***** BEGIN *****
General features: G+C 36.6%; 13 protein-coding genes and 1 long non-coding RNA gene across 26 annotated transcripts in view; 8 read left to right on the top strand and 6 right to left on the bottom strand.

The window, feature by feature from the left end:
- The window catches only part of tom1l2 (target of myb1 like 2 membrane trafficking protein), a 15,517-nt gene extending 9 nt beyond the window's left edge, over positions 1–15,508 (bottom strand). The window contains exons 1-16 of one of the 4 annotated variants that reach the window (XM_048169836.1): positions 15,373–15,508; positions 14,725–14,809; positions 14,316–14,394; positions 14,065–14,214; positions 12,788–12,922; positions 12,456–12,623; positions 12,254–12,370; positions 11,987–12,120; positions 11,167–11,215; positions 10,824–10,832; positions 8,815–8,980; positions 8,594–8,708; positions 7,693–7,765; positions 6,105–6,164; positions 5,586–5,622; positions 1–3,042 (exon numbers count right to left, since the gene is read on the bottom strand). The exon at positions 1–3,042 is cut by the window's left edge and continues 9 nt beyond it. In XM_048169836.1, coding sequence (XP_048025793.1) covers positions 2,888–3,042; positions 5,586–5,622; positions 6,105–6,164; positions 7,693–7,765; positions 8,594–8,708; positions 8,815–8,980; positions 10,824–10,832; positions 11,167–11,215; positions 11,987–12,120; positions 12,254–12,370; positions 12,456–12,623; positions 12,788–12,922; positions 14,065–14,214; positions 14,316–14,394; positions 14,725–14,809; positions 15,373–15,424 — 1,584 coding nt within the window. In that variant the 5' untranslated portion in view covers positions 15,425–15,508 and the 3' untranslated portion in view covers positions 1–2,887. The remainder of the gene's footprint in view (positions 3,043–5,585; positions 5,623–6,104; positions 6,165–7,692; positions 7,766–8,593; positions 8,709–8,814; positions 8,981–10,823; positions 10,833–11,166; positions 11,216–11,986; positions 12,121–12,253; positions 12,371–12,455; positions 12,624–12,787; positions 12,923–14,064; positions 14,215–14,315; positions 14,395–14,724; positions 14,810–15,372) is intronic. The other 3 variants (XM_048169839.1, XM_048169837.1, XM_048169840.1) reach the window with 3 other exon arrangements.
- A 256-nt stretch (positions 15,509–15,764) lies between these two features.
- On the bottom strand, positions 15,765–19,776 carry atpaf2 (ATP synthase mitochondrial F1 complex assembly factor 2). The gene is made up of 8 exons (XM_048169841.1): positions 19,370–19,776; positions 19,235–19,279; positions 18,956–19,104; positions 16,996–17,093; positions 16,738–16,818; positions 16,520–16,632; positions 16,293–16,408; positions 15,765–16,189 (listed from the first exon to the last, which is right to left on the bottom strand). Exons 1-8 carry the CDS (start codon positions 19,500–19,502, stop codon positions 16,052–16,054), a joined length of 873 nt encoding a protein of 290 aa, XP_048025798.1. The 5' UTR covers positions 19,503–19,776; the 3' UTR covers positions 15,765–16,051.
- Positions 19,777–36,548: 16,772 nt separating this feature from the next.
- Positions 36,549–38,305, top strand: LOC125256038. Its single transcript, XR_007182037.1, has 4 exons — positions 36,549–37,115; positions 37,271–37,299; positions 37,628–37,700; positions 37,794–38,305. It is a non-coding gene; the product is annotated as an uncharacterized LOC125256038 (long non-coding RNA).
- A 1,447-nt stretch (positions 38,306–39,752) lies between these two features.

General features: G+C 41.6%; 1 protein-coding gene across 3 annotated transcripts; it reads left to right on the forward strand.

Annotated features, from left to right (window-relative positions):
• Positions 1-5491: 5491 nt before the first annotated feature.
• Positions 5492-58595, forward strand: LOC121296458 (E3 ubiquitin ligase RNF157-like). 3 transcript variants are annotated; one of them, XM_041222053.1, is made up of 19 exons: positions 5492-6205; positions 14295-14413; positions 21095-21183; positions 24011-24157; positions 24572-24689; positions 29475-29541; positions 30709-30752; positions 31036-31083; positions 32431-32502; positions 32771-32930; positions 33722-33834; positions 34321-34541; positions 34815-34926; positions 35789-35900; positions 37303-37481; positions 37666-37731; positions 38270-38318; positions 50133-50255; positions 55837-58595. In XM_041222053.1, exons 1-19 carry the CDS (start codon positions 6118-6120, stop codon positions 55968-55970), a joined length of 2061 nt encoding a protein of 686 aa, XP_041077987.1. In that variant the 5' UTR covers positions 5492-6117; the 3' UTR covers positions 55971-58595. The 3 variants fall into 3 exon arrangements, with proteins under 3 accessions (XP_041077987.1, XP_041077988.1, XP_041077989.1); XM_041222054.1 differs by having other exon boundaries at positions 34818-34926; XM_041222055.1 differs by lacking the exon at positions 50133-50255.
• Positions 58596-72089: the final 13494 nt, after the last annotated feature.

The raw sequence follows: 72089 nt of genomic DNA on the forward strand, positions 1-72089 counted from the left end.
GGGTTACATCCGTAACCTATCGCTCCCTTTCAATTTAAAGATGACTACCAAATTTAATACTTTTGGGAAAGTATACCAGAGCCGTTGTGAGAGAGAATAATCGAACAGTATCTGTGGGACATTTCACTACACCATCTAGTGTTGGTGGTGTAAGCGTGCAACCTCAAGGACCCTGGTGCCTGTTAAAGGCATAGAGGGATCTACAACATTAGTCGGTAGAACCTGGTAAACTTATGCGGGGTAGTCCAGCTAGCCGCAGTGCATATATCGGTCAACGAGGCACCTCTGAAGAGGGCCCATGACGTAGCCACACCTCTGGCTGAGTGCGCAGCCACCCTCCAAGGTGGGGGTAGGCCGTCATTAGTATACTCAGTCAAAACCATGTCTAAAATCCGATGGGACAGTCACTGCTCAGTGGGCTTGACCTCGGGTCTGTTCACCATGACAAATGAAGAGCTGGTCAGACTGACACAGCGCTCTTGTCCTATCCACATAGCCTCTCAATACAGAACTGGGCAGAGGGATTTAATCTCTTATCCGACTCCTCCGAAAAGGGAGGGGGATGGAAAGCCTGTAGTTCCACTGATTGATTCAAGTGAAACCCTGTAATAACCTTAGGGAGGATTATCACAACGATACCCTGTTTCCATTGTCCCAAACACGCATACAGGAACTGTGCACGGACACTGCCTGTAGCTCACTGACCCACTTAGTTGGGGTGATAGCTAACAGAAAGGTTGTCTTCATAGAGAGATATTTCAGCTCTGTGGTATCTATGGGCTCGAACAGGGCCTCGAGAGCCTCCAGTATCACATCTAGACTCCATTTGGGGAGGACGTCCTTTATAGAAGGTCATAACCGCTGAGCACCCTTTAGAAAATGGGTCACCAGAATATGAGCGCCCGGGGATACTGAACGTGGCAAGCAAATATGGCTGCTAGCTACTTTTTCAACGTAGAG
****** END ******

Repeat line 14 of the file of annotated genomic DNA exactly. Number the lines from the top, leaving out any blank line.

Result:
The raw sequence follows: 72089 nt of genomic DNA on the forward strand, positions 1-72089 counted from the left end.